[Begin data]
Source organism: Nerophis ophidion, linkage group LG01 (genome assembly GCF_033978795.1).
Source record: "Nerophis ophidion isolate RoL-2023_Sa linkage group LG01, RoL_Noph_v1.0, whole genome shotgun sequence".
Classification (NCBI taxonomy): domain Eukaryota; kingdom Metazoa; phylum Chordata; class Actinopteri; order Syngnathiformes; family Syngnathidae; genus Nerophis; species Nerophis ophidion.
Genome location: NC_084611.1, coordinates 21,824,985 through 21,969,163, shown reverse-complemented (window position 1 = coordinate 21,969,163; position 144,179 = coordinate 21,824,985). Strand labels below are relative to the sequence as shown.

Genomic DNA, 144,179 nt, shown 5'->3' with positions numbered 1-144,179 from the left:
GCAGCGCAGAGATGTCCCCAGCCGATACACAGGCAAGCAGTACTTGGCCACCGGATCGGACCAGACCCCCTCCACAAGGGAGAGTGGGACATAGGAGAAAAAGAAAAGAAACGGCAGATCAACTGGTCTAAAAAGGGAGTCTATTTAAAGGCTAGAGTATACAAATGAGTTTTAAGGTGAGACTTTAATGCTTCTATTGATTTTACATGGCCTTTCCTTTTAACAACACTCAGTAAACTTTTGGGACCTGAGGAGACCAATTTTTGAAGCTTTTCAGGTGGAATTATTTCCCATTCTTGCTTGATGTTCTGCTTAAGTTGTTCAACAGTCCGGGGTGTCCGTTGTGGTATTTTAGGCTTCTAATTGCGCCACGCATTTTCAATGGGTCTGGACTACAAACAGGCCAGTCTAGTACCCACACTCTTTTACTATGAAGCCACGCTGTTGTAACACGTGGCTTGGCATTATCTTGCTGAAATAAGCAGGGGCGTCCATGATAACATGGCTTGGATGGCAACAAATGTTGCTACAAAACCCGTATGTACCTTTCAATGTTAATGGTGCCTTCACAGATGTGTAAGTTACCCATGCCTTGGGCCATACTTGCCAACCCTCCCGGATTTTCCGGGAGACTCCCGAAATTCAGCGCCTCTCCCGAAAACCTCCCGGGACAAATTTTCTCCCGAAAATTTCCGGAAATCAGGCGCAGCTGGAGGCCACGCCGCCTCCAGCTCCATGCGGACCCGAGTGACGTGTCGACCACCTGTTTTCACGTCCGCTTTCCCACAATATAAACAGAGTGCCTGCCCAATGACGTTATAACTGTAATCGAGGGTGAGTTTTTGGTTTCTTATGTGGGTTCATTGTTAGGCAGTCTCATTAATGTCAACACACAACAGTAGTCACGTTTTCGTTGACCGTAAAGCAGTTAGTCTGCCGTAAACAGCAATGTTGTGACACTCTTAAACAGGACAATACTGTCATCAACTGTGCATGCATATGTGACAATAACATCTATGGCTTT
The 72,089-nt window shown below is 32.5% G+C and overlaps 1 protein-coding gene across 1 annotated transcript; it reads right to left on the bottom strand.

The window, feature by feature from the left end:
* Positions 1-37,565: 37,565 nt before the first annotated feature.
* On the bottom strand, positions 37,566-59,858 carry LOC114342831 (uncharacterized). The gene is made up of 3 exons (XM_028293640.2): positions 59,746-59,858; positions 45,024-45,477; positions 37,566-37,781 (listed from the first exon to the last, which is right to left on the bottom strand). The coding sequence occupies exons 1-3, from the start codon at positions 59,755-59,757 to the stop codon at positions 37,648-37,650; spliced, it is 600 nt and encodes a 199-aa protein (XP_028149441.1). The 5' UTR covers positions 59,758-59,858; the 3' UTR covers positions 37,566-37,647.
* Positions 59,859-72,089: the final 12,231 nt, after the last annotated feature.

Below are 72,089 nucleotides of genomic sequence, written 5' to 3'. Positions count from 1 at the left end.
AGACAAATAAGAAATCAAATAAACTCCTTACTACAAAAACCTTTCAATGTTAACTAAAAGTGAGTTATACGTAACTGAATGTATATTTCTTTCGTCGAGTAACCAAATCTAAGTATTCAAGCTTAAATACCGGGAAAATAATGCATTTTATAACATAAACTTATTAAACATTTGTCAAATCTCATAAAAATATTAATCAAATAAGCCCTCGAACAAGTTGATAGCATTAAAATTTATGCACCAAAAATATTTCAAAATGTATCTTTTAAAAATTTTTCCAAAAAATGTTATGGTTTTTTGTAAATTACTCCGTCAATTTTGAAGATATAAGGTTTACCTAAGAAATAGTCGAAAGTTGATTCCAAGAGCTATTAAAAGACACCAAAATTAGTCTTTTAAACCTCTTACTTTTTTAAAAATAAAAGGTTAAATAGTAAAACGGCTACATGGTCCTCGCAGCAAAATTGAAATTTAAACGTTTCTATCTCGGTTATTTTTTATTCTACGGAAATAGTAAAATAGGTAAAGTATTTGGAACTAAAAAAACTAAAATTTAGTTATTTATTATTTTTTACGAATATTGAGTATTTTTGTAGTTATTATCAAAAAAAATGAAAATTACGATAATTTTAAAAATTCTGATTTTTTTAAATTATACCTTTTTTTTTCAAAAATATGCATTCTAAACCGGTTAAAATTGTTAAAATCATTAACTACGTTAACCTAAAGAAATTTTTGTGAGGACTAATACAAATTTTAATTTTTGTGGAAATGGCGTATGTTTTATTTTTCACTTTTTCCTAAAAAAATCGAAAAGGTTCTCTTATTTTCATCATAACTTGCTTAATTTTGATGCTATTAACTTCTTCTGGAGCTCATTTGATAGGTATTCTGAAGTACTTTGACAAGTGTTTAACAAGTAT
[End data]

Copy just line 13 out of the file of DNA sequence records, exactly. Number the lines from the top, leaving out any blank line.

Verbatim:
AGACAAATAAGAAATCAAATAAACTCCTTACTACAAAAACCTTTCAATGTTAACTAAAAGTGAGTTATACGTAACTGAATGTATATTTCTTTCGTCGAGTAACCAAATCTAAGTATTCAAGCTTAAATACCGGGAAAATAATGCATTTTATAACATAAACTTATTAAACATTTGTCAAATCTCATAAAAATATTAATCAAATAAGCCCTCGAACAAGTTGATAGCATTAAAATTTATGCACCAAAAATATTTCAAAATGTATCTTTTAAAAATTTTTCCAAAAAATGTTATGGTTTTTTGTAAATTACTCCGTCAATTTTGAAGATATAAGGTTTACCTAAGAAATAGTCGAAAGTTGATTCCAAGAGCTATTAAAAGACACCAAAATTAGTCTTTTAAACCTCTTACTTTTTTAAAAATAAAAGGTTAAATAGTAAAACGGCTACATGGTCCTCGCAGCAAAATTGAAATTTAAACGTTTCTATCTCGGTTATTTTTTATTCTACGGAAATAGTAAAATAGGTAAAGTATTTGGAACTAAAAAAACTAAAATTTAGTTATTTATTATTTTTTACGAATATTGAGTATTTTTGTAGTTATTATCAAAAAAAATGAAAATTACGATAATTTTAAAAATTCTGATTTTTTTAAATTATACCTTTTTTTTTCAAAAATATGCATTCTAAACCGGTTAAAATTGTTAAAATCATTAACTACGTTAACCTAAAGAAATTTTTGTGAGGACTAATACAAATTTTAATTTTTGTGGAAATGGCGTATGTTTTATTTTTCACTTTTTCCTAAAAAAATCGAAAAGGTTCTCTTATTTTCATCATAACTTGCTTAATTTTGATGCTATTAACTTCTTCTGGAGCTCATTTGATAGGTATTCTGAAGTACTTTGACAAGTGTTTAACAAGTAT